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Purdue faculty and staff collaborate on $15 million USAID project in Peru

The Universidad Nacional Agraria La Molina (UNALM) and the U.S. Agency for International Development (USAID), associated with Oklahoma, Utah State and Purdue universities, the Alliance Bioversity International and the International Center for Tropical Agriculture (CIAT), have launched the PERU-Hub project. This $15 million grant-funded effort will improve the economic conditions of farmers in the Huallaga Valley by building a base of knowledge in tropical agriculture and technology transfer.

Americo Guevara Perez Americo Guevara Perez, Rector of UNALM, welcomes the partners and guests to the launch of PERU-Hub. (Purdue University Agriculture Communications photo)

Amanda Deering, associate professor of food science in the College of Agriculture, will lead Purdue faculty in contributing to the project, bringing food safety certification, post-harvest practices and policies, food transformation and value chain expertise, and crop suitability technology into the collective. Purdue will use just under $2 million of the grant’s funding.

Loran Parker, associate director and principal evaluation and research scholar at Purdue’s Evaluation and Learning Research Center (ELRC) in Purdue’s College of Education, will serve as the PERU-Hub project’s co-director of learning. With her partner at UNALM, Parker will co-lead the project’s evaluation team and build capacity at UNALM for project monitoring, evaluation and learning. ELRC will support learning and continuous improvement throughout the project’s lifetime. As part of the ELRC/UNALM evaluation team, ELRC Director Willie Burgess will also contribute expertise in participatory evaluation, data collection, analysis, reporting and continuous improvement.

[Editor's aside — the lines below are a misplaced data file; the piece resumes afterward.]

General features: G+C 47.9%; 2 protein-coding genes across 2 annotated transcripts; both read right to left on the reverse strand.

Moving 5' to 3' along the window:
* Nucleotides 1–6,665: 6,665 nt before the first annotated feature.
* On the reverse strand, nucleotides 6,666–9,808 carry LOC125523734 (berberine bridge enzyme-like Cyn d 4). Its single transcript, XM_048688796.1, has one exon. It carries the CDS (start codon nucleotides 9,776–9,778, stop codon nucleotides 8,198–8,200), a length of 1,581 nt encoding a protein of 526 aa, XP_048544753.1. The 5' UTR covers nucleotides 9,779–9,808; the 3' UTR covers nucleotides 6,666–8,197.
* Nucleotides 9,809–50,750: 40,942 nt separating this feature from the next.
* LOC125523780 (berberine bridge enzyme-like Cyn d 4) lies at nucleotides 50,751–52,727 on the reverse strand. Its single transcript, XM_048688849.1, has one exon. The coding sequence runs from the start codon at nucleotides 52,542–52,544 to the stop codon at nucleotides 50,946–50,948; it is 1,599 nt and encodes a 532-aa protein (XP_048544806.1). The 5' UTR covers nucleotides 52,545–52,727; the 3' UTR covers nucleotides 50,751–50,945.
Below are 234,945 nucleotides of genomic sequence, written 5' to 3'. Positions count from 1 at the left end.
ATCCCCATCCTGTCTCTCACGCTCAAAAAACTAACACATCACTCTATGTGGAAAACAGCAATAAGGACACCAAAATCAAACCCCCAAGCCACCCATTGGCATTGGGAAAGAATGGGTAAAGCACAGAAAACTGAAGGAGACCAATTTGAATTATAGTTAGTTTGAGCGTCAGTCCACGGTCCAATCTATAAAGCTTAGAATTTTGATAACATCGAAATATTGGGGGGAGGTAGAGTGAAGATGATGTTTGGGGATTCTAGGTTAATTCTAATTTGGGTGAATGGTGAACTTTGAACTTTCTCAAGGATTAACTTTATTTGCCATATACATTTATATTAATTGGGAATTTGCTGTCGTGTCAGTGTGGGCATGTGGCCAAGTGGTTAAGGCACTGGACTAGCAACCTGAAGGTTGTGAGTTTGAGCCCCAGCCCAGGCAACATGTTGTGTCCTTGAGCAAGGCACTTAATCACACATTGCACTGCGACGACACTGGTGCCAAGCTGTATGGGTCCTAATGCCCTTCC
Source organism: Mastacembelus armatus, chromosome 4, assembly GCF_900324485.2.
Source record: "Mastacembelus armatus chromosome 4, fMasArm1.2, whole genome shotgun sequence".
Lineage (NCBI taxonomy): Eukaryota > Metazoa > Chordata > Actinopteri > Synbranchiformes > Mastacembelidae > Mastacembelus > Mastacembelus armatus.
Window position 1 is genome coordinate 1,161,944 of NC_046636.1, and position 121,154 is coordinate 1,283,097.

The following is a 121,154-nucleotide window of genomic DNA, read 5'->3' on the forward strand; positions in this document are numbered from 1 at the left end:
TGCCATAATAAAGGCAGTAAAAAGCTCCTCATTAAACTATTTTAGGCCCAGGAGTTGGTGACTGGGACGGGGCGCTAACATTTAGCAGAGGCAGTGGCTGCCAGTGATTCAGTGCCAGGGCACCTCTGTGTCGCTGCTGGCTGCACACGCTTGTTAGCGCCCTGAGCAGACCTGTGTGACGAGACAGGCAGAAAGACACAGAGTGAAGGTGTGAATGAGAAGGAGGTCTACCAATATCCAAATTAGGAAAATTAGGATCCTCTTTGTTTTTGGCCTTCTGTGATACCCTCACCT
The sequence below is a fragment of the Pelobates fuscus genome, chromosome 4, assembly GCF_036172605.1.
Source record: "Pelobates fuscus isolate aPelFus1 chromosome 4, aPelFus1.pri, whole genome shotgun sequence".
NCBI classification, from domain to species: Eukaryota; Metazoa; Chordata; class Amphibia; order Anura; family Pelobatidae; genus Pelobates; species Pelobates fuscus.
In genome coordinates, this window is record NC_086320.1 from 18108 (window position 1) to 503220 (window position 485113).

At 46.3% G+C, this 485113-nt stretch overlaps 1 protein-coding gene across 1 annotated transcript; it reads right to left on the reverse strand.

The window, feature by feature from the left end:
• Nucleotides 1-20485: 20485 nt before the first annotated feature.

Julio Alegre Julio Alegre introduces partners from Purdue University, University of Oklahoma and CIAT to the demonstration farms and pastures at Pucayacu, Peru. (Purdue University Agriculture Communications photo) 

Purdue’s Center for the Environment, which is part of Purdue’s new institute for climate, environment, food security and sustainability, is building on work done through the Nexus Arequipa project.  

Deering said part of the grant’s efforts will be to teach farmers how to grow high-value crops to curb and eliminate production of coca, which is linked to illegal drug trade.

“We’re introducing these new crops to farmers, teaching them how to grow alternative crops rather than coca, and focus on value-added products,” Deering said. “For example, in the case of cacao as a replacement for coca, instead of just growing and selling cacao beans, we would also teach them how to make chocolate out of them, which ultimately leads to the ability to make more money.”

Farmers in the Amazon region and San Martin have limited access to improved agricultural techniques, new markets and scarce opportunities for women and indigenous communities. The PERU-Hub project will prioritize the incorporation of women and indigenous community members, with farmers and area entrepreneurs choosing the leaders.

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